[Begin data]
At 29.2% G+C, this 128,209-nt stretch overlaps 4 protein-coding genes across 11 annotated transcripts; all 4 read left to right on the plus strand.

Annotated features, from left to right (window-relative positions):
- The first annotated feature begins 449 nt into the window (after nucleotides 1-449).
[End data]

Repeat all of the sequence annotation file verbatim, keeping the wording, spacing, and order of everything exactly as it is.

At 29.2% G+C, this 128,209-nt stretch overlaps 4 protein-coding genes across 11 annotated transcripts; all 4 read left to right on the plus strand.

Annotated features, from left to right (window-relative positions):
- The first annotated feature begins 449 nt into the window (after nucleotides 1-449).